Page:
anything in Him which responded to such suggestions. The suggestions
themselves were things of moral and spiritual pain, and to be in an
atmosphere where they abounded was to Him horrible.
He was tempted to make policy a governing factor; what the religious
world would think and say. What was the accepted thing; the thing
that was done? This was impressed upon Him by His own brethren (see
Well, He came into our temptations; "tempted in all points like as
we", and in some way which we do not understand, it was suffering to
There are sufferings which are peculiarly and most deeply the lot of
those who have paid a great price in their abandonment to a Divinely
given vision and purpose. The pain of this kind of trial was, and
is, suffered most in secret. We turn to a more outward aspect.
The Outward Sufferings of Christ
As God's Son and the heavenly seed, Christ was a marked man. There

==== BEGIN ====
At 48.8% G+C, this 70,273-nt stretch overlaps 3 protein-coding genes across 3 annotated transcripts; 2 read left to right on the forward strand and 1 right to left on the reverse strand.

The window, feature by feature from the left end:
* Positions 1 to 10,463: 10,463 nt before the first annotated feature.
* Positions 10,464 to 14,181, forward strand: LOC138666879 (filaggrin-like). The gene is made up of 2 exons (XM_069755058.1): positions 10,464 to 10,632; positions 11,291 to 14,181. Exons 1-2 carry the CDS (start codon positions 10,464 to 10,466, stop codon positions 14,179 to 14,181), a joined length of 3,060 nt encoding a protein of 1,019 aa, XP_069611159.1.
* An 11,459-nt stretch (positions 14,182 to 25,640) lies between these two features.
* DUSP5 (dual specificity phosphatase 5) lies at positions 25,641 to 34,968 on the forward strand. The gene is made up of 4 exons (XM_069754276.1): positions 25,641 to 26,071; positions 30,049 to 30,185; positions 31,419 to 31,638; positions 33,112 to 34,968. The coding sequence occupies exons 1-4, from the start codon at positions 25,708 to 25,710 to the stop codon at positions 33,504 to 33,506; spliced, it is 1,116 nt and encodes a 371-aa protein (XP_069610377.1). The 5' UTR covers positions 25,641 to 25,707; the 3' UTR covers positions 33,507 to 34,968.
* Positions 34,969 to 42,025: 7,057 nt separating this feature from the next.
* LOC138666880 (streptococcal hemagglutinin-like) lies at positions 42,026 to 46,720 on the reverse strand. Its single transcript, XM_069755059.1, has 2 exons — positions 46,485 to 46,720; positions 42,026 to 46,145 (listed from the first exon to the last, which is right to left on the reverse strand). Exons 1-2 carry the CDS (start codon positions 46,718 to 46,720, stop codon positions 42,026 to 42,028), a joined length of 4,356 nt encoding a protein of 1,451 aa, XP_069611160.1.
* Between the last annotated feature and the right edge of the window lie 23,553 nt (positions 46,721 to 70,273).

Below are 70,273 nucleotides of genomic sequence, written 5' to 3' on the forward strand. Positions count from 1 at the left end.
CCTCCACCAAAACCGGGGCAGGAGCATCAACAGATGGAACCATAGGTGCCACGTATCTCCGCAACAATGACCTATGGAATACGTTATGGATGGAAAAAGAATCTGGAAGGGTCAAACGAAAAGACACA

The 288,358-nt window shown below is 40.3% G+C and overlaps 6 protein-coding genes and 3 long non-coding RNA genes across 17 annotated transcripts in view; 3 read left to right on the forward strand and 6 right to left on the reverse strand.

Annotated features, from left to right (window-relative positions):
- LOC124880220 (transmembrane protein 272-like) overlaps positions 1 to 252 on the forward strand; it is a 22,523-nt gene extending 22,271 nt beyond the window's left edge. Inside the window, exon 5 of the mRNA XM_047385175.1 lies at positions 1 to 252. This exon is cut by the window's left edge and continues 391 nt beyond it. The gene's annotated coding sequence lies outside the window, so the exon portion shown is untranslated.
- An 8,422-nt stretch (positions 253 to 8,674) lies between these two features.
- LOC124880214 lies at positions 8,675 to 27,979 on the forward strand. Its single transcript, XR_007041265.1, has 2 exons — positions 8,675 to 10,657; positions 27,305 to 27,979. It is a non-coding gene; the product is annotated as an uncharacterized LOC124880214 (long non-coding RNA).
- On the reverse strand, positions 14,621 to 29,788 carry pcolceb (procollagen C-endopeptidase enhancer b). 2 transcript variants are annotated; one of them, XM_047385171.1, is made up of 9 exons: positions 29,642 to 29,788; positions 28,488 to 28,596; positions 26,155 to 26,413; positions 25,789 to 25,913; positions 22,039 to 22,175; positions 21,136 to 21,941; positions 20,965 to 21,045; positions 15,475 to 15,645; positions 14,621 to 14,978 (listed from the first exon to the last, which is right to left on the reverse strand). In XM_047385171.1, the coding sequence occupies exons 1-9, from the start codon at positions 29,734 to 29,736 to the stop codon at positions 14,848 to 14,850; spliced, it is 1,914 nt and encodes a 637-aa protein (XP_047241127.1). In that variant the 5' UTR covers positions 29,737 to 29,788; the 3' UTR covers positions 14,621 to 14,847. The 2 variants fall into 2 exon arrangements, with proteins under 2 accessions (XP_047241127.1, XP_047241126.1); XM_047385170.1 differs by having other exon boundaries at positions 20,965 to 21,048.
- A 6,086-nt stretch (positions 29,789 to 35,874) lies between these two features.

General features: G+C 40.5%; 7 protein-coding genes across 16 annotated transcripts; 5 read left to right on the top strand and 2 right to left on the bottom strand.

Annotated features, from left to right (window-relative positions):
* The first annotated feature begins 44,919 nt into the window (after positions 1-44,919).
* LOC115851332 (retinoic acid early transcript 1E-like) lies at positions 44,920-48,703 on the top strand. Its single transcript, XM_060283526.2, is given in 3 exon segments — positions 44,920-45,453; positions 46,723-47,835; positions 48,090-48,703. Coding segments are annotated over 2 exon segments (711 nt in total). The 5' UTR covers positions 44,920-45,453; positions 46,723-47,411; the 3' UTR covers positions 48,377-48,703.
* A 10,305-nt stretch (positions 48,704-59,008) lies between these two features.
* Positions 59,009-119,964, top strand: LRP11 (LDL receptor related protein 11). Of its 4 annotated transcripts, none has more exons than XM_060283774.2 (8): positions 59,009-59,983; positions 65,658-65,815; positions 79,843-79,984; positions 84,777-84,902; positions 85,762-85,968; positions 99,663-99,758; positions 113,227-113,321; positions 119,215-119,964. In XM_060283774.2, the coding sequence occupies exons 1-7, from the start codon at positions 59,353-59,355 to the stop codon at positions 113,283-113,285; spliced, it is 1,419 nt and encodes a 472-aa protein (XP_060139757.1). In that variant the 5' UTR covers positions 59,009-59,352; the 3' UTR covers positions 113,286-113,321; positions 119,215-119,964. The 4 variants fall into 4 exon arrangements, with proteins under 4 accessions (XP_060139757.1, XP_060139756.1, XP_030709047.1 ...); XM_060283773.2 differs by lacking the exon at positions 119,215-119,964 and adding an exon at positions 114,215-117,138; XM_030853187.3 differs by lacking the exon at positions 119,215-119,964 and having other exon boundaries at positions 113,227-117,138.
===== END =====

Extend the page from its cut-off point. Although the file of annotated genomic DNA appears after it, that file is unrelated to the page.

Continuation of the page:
was, therefore, an antagonism to Him in the very air, where the
"prince of the power of the air" has his seat. Men became involved
and were influenced in spite of themselves.
So far as they were concerned it was so often unreasonable and
undeserved. As someone has put it, they were just the Devil's
catapults. He just could not be right, whatever He said or
did. At one time He was too humble, only the carpenter's son. At
another time He was too great and superior. His good was
misunderstood and distorted. It would seem that He was not going to
be given a chance of being right. If at any time one who had taken
on the popular prejudice did really make some honest inquiry the
whole thing was exploded and revealed to be fake. "He was reviled",
Many more ways are recognisable as parts of this hostility. Let us
remember that all who are Christ's will suffer in this way. They are
marked people because they are of "the seed royal", and back of all
reason and human good sense there is that which makes the best
amongst men almost irresponsible for their words and deeds. It is
"the fellowship of his sufferings".
But let us remember that "he was made perfect through sufferings."
He was perfect in nature, but that nature was brought out to
perfect fulness through sufferings. We, through suffering with Him,
will be perfected into His likeness, conformed to His image.
First published in "A Witness and A Testimony" magazine, Jul-Aug 1938, Vol. 16-4.